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Issue: Issue 5 (2018) – Supplement 2


Oral Presentation

When the words don’t come easily: a case of a-a-anomia

Author(s):
Luciana Almeida, Raquel Bastos, Raquel Freitas, and Manuel Sousa
Abstract:
Introduction: About one third of ischaemic strokes in young and middle-aged patients are considered cryptogenic. A patent foramen ovale (PFO) is found in about 50-60% of these and may be the underlying cause in about three quarters, mostly due to paradoxical embolism. 
Case Report: The wife of a 38-year-old man, with no known cardiovascular risk factors, suddenly noticed her husband using a confusing and repetitive speech, with minor memory flaws. Unaware of these symptoms, two days later, he goes to work where his co-workers also notice speech impairments, frequently confusing people’s names. This led her to schedule a medical appointment. After complete examination, anomia was evidenced by semantic paraphasias prompting the diagnosis of motor aphasia and the brain MRI revealed a cortical ischaemic infarct in the territory of the left middle cerebral artery, initiating anticoagulation treatment. A through imaging and analytical study was negative for atherosclerotic lesions, major cardioembolic sources or pro-thrombotic factors but the transoesophageal echocardiogram revealed the presence of a small left-right shunt through the interatrial septum, an atrial septum aneurism and a positive “bubble test” confirming the PFO diagnosis. The PFO was closed percutaneously 8 months later and the patient was discharged with double antiplatelet therapy for secondary prevention.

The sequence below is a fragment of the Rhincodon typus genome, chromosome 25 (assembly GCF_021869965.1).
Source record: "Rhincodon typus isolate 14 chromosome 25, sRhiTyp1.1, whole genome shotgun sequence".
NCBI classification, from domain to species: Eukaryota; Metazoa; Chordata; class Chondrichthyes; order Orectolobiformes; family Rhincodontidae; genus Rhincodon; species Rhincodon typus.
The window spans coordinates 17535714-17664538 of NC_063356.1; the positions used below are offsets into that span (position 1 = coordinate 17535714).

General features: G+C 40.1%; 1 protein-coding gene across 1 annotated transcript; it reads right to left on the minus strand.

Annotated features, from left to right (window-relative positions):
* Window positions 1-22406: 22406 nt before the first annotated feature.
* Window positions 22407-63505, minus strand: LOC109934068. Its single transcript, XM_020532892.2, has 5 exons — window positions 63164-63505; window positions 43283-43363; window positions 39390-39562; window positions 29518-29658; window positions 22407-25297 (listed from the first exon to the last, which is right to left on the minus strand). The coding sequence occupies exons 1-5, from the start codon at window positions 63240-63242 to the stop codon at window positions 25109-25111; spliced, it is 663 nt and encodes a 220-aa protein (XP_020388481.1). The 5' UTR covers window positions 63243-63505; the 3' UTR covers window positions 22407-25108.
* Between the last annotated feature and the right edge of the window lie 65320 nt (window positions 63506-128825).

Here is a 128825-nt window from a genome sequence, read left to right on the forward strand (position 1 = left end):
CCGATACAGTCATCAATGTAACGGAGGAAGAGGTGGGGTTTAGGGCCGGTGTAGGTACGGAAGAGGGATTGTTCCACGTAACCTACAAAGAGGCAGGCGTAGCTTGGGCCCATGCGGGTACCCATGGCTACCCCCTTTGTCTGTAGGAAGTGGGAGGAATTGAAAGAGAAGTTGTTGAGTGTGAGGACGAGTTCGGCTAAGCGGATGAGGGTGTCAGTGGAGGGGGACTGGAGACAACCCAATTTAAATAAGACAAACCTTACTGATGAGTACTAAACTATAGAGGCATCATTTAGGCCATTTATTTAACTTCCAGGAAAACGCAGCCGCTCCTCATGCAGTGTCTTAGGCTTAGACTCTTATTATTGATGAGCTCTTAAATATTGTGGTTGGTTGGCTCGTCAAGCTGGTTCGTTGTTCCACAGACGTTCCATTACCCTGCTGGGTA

Conclusion: Any physician needs to rule out objective deficits since subtle language disturbances may be devalued. It is not easy to prove causality between PFO and cryptogenic stroke, and, therefore, decide the most suitable treatment. In selected patients, especially those with high Risk of Paradoxical Embolism (RoPE) score, PFO closure may be the most beneficial one.

From the Porto University Center of Medicine Stroke Update Course, Porto, Portugal. 26–27 June 2018.

International Journal of Clinical Neurosciences and Mental Health 2018; 5(Suppl. 2):O15
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